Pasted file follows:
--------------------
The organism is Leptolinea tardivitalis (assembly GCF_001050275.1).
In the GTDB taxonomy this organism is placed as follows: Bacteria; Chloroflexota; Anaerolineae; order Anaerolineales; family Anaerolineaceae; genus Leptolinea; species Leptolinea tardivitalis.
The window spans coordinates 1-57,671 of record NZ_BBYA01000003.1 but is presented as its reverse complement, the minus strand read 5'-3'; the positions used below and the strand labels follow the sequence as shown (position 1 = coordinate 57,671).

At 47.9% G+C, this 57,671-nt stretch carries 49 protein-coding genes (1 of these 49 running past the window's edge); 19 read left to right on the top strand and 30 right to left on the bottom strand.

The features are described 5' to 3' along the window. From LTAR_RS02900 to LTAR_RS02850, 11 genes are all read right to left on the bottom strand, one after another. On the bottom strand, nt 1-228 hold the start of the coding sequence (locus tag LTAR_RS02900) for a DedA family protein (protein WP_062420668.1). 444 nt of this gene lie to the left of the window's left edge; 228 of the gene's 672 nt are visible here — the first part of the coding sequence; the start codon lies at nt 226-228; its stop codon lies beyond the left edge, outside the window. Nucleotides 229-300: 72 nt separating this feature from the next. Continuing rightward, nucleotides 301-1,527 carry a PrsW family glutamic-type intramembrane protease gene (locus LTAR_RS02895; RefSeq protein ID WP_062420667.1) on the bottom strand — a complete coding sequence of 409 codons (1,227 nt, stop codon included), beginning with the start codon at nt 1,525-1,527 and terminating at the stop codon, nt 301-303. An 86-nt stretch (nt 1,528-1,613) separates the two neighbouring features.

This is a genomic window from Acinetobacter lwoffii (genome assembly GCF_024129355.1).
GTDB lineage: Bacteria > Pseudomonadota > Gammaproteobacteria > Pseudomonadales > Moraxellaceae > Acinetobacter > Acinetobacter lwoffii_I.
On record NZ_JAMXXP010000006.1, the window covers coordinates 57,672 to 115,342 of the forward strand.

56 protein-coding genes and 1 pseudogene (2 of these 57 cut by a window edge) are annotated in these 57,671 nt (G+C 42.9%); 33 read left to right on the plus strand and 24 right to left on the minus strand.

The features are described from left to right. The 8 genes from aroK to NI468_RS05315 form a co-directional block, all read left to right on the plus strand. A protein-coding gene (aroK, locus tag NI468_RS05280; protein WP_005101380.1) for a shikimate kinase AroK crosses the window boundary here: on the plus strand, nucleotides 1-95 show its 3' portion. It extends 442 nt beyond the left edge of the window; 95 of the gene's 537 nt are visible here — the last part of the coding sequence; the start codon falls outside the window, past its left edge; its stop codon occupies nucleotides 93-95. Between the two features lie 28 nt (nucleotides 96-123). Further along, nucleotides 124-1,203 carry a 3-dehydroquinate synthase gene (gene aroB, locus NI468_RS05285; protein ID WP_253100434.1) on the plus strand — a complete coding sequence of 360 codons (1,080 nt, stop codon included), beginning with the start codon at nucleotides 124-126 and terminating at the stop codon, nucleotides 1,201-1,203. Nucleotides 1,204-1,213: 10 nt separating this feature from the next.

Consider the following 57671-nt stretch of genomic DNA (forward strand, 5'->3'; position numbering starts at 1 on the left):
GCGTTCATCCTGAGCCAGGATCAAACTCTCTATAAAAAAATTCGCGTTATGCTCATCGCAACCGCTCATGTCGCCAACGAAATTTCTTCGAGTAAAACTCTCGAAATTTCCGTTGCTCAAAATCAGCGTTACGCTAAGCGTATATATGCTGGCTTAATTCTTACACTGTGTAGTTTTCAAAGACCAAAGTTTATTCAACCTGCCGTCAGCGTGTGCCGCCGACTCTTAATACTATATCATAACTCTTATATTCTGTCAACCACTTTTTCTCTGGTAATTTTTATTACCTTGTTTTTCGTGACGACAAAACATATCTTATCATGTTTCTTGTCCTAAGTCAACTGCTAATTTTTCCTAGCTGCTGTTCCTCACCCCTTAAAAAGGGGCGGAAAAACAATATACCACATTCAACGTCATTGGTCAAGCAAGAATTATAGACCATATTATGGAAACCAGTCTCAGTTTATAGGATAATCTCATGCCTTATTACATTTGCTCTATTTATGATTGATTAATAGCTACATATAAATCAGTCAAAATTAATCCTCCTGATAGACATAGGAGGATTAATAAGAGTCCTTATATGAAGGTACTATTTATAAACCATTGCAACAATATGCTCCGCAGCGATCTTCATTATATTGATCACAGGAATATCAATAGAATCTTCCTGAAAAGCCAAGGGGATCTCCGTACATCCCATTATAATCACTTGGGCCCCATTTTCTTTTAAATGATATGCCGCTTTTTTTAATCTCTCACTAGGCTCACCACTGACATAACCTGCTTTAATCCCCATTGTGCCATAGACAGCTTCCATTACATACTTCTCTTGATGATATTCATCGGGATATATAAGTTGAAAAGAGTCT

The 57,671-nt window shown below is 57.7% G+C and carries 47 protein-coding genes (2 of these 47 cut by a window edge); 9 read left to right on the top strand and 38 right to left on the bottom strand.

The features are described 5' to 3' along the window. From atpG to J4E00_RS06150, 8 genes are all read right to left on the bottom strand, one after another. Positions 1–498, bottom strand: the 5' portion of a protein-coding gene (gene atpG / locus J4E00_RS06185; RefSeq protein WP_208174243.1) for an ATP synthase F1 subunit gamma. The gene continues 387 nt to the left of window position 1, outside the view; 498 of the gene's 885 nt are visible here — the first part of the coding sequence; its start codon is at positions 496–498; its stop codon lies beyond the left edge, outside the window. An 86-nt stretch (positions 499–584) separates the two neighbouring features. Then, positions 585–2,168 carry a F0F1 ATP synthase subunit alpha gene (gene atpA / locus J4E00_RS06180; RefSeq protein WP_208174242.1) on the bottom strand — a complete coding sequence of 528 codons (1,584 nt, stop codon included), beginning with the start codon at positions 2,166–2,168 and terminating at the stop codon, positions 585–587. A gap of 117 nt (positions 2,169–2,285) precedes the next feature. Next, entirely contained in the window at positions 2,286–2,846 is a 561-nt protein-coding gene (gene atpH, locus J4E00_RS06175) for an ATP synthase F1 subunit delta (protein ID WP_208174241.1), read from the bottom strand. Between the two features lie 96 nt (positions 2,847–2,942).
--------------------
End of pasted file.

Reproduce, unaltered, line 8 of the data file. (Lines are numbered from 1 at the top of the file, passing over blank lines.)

On record NZ_JAMXXP010000006.1, the window covers coordinates 57,672 to 115,342 of the forward strand.